“After Harvey, I added AEP, the county’s road and bridge crews, and the city’s public works department to the list of first responders,” said McLester.

John Metz

Metz was dead on with his predictions about Hurricane Harvey’s landfall, and projected devastation that followed. He also gave first responders critical real time information about how long they would have, during the eye of the storm, to rescue stranded individuals.

(Editor’s note: Metz, along with McLester, will be the featured speakers at the Fulton Neighborhood Watch’s hurricane program Tuesday, June 11. It will be held at 6:30 p.m. at Fulton Community Church.)

Metz said the 2018 hurricane season was an active one, with 15 named storms, including eight hurricanes. Fortunately, the western Gulf of Mexico was not active last year.

However, many lessons were learned after Hurricane Michael, a powerful Category 5 storm, and Hurricane Florence, a small Category 1 hurricane, hit the U.S.

Michael caused massive devastation, completely wiping out Mexico Beach in Florida.

“PTSD is a real issue after these major storms,” said Metz.

In Florence, torrential rains and a moderate storm surge caused widespread flooding far inland in the Carolinas.

“You can’t base your actions only on the category of a storm,” he said.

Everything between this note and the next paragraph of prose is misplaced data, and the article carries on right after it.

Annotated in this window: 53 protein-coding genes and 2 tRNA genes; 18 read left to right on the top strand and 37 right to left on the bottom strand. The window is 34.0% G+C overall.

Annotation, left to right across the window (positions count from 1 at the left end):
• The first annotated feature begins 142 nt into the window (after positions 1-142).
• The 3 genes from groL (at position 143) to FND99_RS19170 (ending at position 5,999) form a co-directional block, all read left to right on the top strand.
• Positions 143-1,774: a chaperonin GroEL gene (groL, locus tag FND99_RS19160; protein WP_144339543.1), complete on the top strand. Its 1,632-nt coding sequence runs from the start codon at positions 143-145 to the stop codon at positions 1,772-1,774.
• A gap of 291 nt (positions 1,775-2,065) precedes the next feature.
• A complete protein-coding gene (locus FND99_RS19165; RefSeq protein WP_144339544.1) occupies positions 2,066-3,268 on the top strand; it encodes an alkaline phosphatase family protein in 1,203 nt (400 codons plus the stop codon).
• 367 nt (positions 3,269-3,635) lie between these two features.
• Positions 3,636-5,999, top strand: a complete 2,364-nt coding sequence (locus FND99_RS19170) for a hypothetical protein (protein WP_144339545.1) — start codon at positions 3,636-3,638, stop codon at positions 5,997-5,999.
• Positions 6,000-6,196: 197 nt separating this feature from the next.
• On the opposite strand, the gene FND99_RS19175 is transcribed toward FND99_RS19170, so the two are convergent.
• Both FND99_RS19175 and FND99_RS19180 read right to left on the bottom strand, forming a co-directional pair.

He noted an interesting statistic that shows a drop in deaths from storm surge, but an increase in deaths after a storm has passed. Those deaths are attributed to fires, carbon monoxide poisoning, and accidents.

He said Michael developed quickly, like Harvey, but had an extra day in the Gulf.

“An extra day is like an eternity for a hurricane,” said Metz.

Michael’s winds were about 30 mph higher than Harvey’s, but that storm passed quickly over the Florida panhandle, whereas Harvey’s hurricane force lasted 13 hours in Rockport-Fulton.

“Since Michael was moving so fast, hurricane force winds were pushed far inland,” said Metz.

He noted 50 people rode out Michael in Mexico Beach, and many of them did not survive the 14-foot storm surge.

“The aftermath of that storm surge was catastrophic,” said Metz.

It is estimated the equivalent of 2.5 million logging trucks are needed to remove the fallen trees in the area that was at one time heavily forested.

Metz stressed the importance of understanding every hurricane is different.

“The next storm will be completely different than Harvey,” he said.

After Michael, those who didn’t evacuate were asked why they stayed.

“They said their decision was made due to perceptions of previous storms,” said Metz. “Everyone surveyed said they will evacuate next time.”

He noted hurricane season runs from June through November, but the major storms along the Texas coast tend to occur in August and September.